|SOC3046A||The Holocaust, Genocide and Society||30|
|SOC3085||Health, Illness and Bodies in Contemporary Society Part 1: Medicine and Social Control||15|
|SOC3087||Disability and Society||15|
|SOC3034||International Criminal Justice: Comparative Criminology||15|
|SOC3036||International Criminal Justice: Application of Theory to Transnational and International Crime||15|
Entry requirements 2017
AAB-ABB; IB: 34-32
Additional selection criteria
We are looking for well-qualified students with a genuine interest in and enthusiasm for the subject.
We receive a large number of applications from well-qualified applicants and may not be able to make offers to all those applicants who have achieved or are predicted to achieve grades in line with the typical offer shown above.
In addition to the specific requirements listed above, we look for excellent A level* results/predictions and we may also take into account results up to and including GCSEs* and AS Levels* as part of our holistic assessment of an application.
*Equivalent qualifications will be considered. For more information about our equivalencies for specific qualifications please contact our Admissions Office.
Programmes with Study Abroad
Entry for programmes ‘with Study Abroad’ is offered on the basis that you will spend your time abroad at an institution where the teaching and examining is delivered in English. However, we also have partners that teach in French, Spanish and German. Should you wish to study at one of these institutions you will need to take modules through the Foreign Language Centre up to ‘Advanced’ standard in the appropriate language. In order to reach this standard before the year abroad, students usually need to have entered the University with the equivalent of a good GCSE or AS level (or higher) in that language.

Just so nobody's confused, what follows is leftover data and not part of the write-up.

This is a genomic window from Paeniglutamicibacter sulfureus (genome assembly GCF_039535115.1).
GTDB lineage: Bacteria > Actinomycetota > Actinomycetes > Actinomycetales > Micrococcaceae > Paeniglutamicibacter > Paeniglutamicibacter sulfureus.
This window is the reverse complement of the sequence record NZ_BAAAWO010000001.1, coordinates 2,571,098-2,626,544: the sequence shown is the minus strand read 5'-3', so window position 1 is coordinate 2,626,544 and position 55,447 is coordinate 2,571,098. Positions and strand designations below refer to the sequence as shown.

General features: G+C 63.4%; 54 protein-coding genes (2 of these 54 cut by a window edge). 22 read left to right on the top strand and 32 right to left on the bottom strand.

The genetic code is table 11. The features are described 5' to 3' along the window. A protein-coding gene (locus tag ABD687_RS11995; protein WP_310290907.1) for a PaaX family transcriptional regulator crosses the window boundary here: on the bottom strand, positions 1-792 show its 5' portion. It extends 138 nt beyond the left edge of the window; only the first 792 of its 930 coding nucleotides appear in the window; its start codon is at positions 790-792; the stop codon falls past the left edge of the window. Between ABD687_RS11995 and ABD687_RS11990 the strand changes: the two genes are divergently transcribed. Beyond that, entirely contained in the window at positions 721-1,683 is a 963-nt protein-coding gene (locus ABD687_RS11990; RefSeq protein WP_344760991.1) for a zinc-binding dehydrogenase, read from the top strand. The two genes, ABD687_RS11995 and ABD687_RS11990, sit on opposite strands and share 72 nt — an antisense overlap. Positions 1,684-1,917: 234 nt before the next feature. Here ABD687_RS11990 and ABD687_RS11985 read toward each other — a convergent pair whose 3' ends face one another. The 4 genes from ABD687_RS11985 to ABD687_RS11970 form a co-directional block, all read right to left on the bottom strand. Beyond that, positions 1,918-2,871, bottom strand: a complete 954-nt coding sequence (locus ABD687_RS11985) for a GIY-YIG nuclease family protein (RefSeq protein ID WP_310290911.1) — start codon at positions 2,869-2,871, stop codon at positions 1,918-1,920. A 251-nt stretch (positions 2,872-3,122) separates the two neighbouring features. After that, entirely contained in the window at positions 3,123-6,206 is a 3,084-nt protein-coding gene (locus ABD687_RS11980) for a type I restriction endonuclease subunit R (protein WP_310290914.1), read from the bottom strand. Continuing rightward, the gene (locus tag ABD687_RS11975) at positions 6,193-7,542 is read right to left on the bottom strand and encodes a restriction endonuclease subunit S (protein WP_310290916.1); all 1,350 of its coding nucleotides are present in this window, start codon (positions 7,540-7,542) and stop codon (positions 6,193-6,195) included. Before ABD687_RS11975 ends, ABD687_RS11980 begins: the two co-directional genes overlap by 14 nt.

Please read the important information about our Typical offer.
For full and up-to-date information on applying to Exeter and entry requirements, including requirements for other types of qualification, please see the Applying section.
Learning and teaching
You’ll learn through lectures, seminars and practical exercises, with an increasing emphasis on seminar discussion and project work in the second and third years. You should expect around 10 contact hours per week in Year 1 and will need to plan additional hours of private study per module. Your total workload should average about 40 hours per week during term time.
Regular tutorials will give you the opportunity to discuss oral and written assignments with your tutor, together with a small group of other students. These personal contacts are very important in developing staff-student relations and for getting to know your fellow students. Our programmes help to develop skills and understanding so that you can take increasing responsibility for your learning in more specialised seminar-based modules.